The recent 5-1 New Berlin aldermanic vote to declare Ald. Poshephy’s seat vacant and direct the City Clerk to advertise the vacancy was heartless and disrespectful of District #5 voters.
Joe Poshepny was elected alderman by the people of the city’s 5th District. I live in District 5. Poshepny had been very ill during the past four months and missed meetings. Most folks feel compassion for the ill or injured and consider serious illness/injury a valid excuse for meeting or work absences. District 5 residents were willing to cut Ald. Poshephy some slack. In fact, Mayor Chiovatero reported that he “received no emails, no phone calls and nobody came to any meetings saying they were not represented.”
Poshepny reported that his health had improved and he wished to continue serving his aldermanic term until it expires in April. But Ald. Hopkins, Wysocki, Seidl, Harenda and Ament evidently lack empathy and do not care what Poshepny or the other 5th District residents want. They seized the opportunity to oust an aldermanic colleague who had frequently disagreed with them. Don’t be surprised if this ruthless bunch appoints a crony or someone who had previously run for the position but been rejected by the voters. In any case, the alderman won't be chosen by us District 5 voters. He/she will be chosen for us by a handful of men who do not live in the district. In the meantime, District 5 has no aldermanic representation.
The City Attorney rendered an opinion on September 14 that Ald. Poshepny’s resignation became effective when it was received, despite his letter rescinding the resignation. Poshepny’s presence at the September 22 Committee of the Whole Meeting clearly upset Ald. Ament. Ament remarked that he had not expected Poshepny to be wheeled in there. Ament called it highly irregular. Why? Because it is harder to kick a man who is down when he is sitting in front of you in a wheelchair? Of course, Poshepny had every right to be there! It was a public meeting. And advertising the aldermanic vacancy was an item on the meeting agenda.
When questioned by the mayor at the meeting, Poshepny explained that he had been gravely ill, had almost met his Maker 3 times, spent more time in the hospital during the past few months than he had his entire life, and his wife had decided she didn’t want to care for him. Needless to say, it had all been overwhelming and he had relied on his daughter, who had power of attorney. Poshepny asserted that the letter of resignation had been written by his daughter and mailed by her. Calling the resignation letter a mistake, Poshepny said he could not recall signing it and had not intended to resign.
The City Attorney suggested that the aldermen give Poshepny’s explanation careful thought. If the aldermen accepted Poshepny’s explanation and concluded it was not a valid resignation, then no vacancy existed.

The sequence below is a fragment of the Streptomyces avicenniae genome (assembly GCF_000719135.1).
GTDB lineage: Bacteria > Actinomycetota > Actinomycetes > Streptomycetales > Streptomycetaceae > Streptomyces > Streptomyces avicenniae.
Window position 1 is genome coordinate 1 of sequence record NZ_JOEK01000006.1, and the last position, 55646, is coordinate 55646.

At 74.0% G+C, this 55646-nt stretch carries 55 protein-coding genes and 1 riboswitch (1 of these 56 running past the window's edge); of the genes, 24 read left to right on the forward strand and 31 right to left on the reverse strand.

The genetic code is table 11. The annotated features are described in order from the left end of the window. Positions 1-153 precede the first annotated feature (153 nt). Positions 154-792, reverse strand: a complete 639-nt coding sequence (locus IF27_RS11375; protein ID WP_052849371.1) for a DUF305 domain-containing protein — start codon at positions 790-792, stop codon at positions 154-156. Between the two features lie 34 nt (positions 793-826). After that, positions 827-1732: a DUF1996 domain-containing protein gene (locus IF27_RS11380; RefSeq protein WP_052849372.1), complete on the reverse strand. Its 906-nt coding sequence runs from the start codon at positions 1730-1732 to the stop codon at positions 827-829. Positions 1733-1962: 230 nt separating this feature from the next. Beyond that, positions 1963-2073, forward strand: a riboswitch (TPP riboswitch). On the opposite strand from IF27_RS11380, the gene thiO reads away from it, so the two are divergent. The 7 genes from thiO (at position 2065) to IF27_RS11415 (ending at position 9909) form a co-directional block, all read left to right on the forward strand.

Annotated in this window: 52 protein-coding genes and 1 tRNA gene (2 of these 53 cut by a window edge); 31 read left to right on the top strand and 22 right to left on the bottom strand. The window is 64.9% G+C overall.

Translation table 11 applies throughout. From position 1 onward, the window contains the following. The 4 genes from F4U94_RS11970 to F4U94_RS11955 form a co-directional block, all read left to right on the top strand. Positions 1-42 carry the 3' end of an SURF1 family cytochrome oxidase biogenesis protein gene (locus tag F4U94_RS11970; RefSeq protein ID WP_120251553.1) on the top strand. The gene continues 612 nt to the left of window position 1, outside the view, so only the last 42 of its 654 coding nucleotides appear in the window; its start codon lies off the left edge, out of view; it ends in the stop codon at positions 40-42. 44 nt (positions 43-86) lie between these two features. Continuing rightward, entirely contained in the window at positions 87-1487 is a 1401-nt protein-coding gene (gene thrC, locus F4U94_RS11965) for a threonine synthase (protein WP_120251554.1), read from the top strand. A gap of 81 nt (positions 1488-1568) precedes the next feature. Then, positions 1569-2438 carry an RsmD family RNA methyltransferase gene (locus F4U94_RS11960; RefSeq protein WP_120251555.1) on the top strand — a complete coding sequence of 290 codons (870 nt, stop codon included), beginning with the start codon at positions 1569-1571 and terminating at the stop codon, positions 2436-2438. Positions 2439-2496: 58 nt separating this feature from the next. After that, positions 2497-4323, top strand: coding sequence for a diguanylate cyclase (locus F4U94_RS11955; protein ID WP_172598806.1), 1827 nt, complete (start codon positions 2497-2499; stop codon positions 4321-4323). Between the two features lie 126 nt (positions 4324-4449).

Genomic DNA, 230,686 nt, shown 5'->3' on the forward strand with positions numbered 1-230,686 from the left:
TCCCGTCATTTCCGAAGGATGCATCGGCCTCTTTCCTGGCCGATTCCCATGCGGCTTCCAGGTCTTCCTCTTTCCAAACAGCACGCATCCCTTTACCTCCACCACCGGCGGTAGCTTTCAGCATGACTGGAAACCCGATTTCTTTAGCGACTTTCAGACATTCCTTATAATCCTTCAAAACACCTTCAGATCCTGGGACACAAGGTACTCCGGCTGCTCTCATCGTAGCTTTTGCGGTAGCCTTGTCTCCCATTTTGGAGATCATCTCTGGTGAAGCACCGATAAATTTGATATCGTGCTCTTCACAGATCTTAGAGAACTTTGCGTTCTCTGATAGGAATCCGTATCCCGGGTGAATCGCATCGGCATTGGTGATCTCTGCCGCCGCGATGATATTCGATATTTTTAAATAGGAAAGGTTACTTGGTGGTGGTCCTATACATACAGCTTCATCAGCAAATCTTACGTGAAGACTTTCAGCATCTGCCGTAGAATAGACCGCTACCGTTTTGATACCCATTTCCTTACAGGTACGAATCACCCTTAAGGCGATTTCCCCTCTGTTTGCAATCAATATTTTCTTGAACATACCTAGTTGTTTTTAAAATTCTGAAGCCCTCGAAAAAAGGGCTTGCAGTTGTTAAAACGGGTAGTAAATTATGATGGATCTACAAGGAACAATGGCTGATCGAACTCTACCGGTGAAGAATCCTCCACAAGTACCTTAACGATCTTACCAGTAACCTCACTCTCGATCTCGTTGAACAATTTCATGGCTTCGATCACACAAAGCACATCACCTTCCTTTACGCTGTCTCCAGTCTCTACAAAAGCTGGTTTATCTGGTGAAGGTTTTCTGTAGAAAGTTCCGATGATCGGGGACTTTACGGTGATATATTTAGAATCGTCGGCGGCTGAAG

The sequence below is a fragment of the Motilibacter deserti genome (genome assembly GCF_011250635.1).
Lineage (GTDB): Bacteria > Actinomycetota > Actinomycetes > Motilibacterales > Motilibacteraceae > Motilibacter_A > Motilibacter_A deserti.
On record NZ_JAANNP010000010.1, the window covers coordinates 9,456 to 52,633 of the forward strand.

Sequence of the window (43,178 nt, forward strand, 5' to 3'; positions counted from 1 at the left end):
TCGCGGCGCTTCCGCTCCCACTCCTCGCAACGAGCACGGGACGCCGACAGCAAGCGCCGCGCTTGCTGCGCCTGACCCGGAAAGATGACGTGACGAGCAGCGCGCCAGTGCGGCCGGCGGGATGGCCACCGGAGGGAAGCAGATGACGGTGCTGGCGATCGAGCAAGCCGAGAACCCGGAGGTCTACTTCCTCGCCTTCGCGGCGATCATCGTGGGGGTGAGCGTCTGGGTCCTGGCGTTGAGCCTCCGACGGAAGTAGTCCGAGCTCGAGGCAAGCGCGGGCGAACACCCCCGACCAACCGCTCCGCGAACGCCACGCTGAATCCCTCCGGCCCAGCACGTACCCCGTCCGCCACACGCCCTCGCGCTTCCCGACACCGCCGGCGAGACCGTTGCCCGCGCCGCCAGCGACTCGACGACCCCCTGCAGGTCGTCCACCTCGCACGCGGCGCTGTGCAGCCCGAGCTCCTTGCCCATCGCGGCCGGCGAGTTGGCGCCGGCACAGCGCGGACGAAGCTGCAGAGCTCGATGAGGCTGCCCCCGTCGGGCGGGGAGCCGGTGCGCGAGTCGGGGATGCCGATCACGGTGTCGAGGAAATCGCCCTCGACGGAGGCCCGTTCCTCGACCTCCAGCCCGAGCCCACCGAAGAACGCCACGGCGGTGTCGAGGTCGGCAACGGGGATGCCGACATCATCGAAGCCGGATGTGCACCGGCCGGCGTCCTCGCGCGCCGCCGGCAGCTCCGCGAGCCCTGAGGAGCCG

Surely, it was not inconceivable that the resignation letter had been written by Poshepny’s daughter when he was quite sick and had impaired decision-making capacity? The mayor pointed out that the resignation letter had been postmarked from Maryland, where the daughter resides.
I know from my experience as a registered nurse that it is not unusual for senior citizens to become disoriented when acutely ill, especially when they were in unfamiliar settings, such as hospitals. Certain medications may cause or contribute to confusion, too. Medical professionals cannot ethically or lawfully obtain consents for surgery or invasive medical procedures from confused patients. Yet five of our aldermen voted to accept a resignation letter as valid from a senior citizen who told them he had been very ill and incapacitated—and had no memory of having signed it?
It will take time to interview and select a new alderman. The City budget decision-making process is already underway. It is unlikely that a newly appointed alderman will have full information concerning it. Some government entities, such as the NB School Board decided not to fill a position when less than 9 months remain until the next election. The person appointed by the City Council would only serve about 5 months. State Rep Mark Gundrum was away for many months when deployed to Iraq. He missed meetings and votes, but no one suggested he should be replaced or ousted.
Is the real reason those New Berlin aldermen want to appoint someone is so that person will have an edge over opponents in the next election? Isn’t this about control—five aldermen seeking to increase their majority on the Council to 6?